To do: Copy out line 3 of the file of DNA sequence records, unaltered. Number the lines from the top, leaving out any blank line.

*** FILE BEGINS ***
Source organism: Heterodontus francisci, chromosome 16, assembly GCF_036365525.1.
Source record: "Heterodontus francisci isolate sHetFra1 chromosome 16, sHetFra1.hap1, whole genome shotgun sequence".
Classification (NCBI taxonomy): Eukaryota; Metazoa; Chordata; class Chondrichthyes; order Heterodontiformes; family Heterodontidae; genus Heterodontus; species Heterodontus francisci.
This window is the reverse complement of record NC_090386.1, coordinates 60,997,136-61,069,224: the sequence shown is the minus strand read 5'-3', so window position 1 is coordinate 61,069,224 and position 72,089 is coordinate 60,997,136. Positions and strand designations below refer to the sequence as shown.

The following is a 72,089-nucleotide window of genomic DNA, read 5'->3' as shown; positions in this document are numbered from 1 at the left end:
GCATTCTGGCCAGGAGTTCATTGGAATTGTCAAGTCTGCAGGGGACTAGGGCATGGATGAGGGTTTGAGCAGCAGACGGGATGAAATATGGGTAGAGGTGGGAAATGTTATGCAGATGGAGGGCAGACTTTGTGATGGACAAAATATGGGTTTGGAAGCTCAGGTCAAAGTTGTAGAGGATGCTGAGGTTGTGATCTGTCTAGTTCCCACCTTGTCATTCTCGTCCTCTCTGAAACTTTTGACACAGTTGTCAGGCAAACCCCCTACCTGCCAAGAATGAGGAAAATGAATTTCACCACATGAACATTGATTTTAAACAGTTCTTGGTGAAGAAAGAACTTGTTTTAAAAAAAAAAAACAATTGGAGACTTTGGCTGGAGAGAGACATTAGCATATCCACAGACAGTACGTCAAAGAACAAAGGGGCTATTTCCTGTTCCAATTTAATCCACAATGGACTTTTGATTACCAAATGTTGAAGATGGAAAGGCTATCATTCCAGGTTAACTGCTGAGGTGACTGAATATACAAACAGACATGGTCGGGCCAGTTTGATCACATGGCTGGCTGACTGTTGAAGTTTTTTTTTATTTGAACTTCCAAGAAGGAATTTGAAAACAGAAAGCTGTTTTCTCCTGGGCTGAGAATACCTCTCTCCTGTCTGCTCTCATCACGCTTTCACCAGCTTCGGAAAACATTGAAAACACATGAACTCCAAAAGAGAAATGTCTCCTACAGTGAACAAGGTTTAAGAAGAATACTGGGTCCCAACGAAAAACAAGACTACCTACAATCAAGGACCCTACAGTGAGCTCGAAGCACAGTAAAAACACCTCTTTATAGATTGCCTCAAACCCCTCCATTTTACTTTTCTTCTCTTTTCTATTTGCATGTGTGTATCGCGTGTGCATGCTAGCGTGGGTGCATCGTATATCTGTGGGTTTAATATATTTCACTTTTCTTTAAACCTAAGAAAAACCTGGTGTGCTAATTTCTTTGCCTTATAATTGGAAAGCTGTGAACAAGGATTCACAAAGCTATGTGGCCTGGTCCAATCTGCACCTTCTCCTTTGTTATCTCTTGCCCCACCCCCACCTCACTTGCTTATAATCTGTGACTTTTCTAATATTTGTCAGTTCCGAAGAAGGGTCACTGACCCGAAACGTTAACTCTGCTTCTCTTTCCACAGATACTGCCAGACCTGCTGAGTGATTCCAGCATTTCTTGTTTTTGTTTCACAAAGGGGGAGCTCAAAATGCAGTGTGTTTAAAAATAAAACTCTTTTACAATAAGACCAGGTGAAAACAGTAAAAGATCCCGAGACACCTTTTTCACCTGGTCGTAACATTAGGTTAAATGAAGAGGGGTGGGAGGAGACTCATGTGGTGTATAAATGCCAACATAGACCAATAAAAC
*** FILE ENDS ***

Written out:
Classification (NCBI taxonomy): Eukaryota; Metazoa; Chordata; class Chondrichthyes; order Heterodontiformes; family Heterodontidae; genus Heterodontus; species Heterodontus francisci.